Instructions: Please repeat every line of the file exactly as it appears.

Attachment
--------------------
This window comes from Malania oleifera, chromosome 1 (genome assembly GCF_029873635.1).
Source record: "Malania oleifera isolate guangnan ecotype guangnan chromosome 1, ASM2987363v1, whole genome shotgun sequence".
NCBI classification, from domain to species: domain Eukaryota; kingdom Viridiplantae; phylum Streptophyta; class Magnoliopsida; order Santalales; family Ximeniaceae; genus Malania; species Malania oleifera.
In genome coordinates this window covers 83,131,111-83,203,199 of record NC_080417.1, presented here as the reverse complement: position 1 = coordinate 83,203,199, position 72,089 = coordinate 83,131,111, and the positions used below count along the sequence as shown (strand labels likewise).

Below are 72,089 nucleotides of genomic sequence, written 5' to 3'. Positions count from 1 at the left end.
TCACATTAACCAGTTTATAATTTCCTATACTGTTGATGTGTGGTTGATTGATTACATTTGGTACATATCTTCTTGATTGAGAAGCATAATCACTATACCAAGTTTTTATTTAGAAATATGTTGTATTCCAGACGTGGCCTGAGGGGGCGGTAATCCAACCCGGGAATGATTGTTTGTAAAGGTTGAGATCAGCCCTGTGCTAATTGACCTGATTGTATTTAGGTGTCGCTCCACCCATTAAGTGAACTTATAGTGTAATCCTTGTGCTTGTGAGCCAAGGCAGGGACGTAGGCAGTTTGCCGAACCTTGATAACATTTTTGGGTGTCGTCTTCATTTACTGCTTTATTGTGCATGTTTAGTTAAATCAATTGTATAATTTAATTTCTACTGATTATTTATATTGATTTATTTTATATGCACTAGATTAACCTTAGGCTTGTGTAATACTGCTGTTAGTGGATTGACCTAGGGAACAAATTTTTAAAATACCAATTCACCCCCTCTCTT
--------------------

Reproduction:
This window comes from Malania oleifera, chromosome 1 (genome assembly GCF_029873635.1).
Source record: "Malania oleifera isolate guangnan ecotype guangnan chromosome 1, ASM2987363v1, whole genome shotgun sequence".
NCBI classification, from domain to species: domain Eukaryota; kingdom Viridiplantae; phylum Streptophyta; class Magnoliopsida; order Santalales; family Ximeniaceae; genus Malania; species Malania oleifera.
In genome coordinates this window covers 83,131,111-83,203,199 of record NC_080417.1, presented here as the reverse complement: position 1 = coordinate 83,203,199, position 72,089 = coordinate 83,131,111, and the positions used below count along the sequence as shown (strand labels likewise).

Below are 72,089 nucleotides of genomic sequence, written 5' to 3'. Positions count from 1 at the left end.
TCACATTAACCAGTTTATAATTTCCTATACTGTTGATGTGTGGTTGATTGATTACATTTGGTACATATCTTCTTGATTGAGAAGCATAATCACTATACCAAGTTTTTATTTAGAAATATGTTGTATTCCAGACGTGGCCTGAGGGGGCGGTAATCCAACCCGGGAATGATTGTTTGTAAAGGTTGAGATCAGCCCTGTGCTAATTGACCTGATTGTATTTAGGTGTCGCTCCACCCATTAAGTGAACTTATAGTGTAATCCTTGTGCTTGTGAGCCAAGGCAGGGACGTAGGCAGTTTGCCGAACCTTGATAACATTTTTGGGTGTCGTCTTCATTTACTGCTTTATTGTGCATGTTTAGTTAAATCAATTGTATAATTTAATTTCTACTGATTATTTATATTGATTTATTTTATATGCACTAGATTAACCTTAGGCTTGTGTAATACTGCTGTTAGTGGATTGACCTAGGGAACAAATTTTTAAAATACCAATTCACCCCCTCTCTT